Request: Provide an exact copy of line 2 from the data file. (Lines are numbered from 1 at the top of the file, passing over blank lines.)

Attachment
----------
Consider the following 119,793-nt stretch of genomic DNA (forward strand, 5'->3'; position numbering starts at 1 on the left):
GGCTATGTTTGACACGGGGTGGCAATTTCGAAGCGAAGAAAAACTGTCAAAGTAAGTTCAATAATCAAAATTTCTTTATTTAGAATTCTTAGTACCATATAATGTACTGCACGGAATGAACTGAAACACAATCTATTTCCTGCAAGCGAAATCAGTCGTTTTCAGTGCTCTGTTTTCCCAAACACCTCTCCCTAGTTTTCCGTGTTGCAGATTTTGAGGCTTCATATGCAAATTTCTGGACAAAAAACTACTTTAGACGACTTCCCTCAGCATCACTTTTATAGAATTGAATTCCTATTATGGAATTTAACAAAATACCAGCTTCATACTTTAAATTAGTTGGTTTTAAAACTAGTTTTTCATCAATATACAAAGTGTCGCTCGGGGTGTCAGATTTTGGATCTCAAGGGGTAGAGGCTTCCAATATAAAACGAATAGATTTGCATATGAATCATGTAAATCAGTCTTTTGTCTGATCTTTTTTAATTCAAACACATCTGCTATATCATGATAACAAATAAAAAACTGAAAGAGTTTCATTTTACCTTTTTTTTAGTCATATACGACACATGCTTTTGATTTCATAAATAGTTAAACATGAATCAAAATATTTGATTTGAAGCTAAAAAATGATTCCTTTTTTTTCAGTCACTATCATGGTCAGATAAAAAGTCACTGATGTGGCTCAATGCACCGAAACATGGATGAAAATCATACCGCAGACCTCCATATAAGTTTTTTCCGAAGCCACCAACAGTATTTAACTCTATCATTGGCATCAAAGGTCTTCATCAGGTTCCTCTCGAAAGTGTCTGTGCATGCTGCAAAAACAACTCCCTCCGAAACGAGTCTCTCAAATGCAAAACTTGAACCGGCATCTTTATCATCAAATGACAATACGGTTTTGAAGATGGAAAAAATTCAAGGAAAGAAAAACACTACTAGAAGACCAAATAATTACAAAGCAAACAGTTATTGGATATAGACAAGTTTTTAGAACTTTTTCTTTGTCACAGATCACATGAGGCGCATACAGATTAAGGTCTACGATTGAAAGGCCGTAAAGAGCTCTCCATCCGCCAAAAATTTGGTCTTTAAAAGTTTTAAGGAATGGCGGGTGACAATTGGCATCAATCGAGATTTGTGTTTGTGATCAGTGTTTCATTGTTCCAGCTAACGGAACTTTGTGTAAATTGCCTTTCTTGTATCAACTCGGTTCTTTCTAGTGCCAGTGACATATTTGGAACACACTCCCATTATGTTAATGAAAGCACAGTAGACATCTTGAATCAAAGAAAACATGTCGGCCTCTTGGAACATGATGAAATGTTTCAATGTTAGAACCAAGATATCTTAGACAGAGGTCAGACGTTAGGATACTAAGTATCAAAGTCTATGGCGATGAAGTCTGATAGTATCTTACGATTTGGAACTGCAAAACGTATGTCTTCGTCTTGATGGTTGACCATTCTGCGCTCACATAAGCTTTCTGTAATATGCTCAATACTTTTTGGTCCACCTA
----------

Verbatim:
GGCTATGTTTGACACGGGGTGGCAATTTCGAAGCGAAGAAAAACTGTCAAAGTAAGTTCAATAATCAAAATTTCTTTATTTAGAATTCTTAGTACCATATAATGTACTGCACGGAATGAACTGAAACACAATCTATTTCCTGCAAGCGAAATCAGTCGTTTTCAGTGCTCTGTTTTCCCAAACACCTCTCCCTAGTTTTCCGTGTTGCAGATTTTGAGGCTTCATATGCAAATTTCTGGACAAAAAACTACTTTAGACGACTTCCCTCAGCATCACTTTTATAGAATTGAATTCCTATTATGGAATTTAACAAAATACCAGCTTCATACTTTAAATTAGTTGGTTTTAAAACTAGTTTTTCATCAATATACAAAGTGTCGCTCGGGGTGTCAGATTTTGGATCTCAAGGGGTAGAGGCTTCCAATATAAAACGAATAGATTTGCATATGAATCATGTAAATCAGTCTTTTGTCTGATCTTTTTTAATTCAAACACATCTGCTATATCATGATAACAAATAAAAAACTGAAAGAGTTTCATTTTACCTTTTTTTTAGTCATATACGACACATGCTTTTGATTTCATAAATAGTTAAACATGAATCAAAATATTTGATTTGAAGCTAAAAAATGATTCCTTTTTTTTCAGTCACTATCATGGTCAGATAAAAAGTCACTGATGTGGCTCAATGCACCGAAACATGGATGAAAATCATACCGCAGACCTCCATATAAGTTTTTTCCGAAGCCACCAACAGTATTTAACTCTATCATTGGCATCAAAGGTCTTCATCAGGTTCCTCTCGAAAGTGTCTGTGCATGCTGCAAAAACAACTCCCTCCGAAACGAGTCTCTCAAATGCAAAACTTGAACCGGCATCTTTATCATCAAATGACAATACGGTTTTGAAGATGGAAAAAATTCAAGGAAAGAAAAACACTACTAGAAGACCAAATAATTACAAAGCAAACAGTTATTGGATATAGACAAGTTTTTAGAACTTTTTCTTTGTCACAGATCACATGAGGCGCATACAGATTAAGGTCTACGATTGAAAGGCCGTAAAGAGCTCTCCATCCGCCAAAAATTTGGTCTTTAAAAGTTTTAAGGAATGGCGGGTGACAATTGGCATCAATCGAGATTTGTGTTTGTGATCAGTGTTTCATTGTTCCAGCTAACGGAACTTTGTGTAAATTGCCTTTCTTGTATCAACTCGGTTCTTTCTAGTGCCAGTGACATATTTGGAACACACTCCCATTATGTTAATGAAAGCACAGTAGACATCTTGAATCAAAGAAAACATGTCGGCCTCTTGGAACATGATGAAATGTTTCAATGTTAGAACCAAGATATCTTAGACAGAGGTCAGACGTTAGGATACTAAGTATCAAAGTCTATGGCGATGAAGTCTGATAGTATCTTACGATTTGGAACTGCAAAACGTATGTCTTCGTCTTGATGGTTGACCATTCTGCGCTCACATAAGCTTTCTGTAATATGCTCAATACTTTTTGGTCCACCTA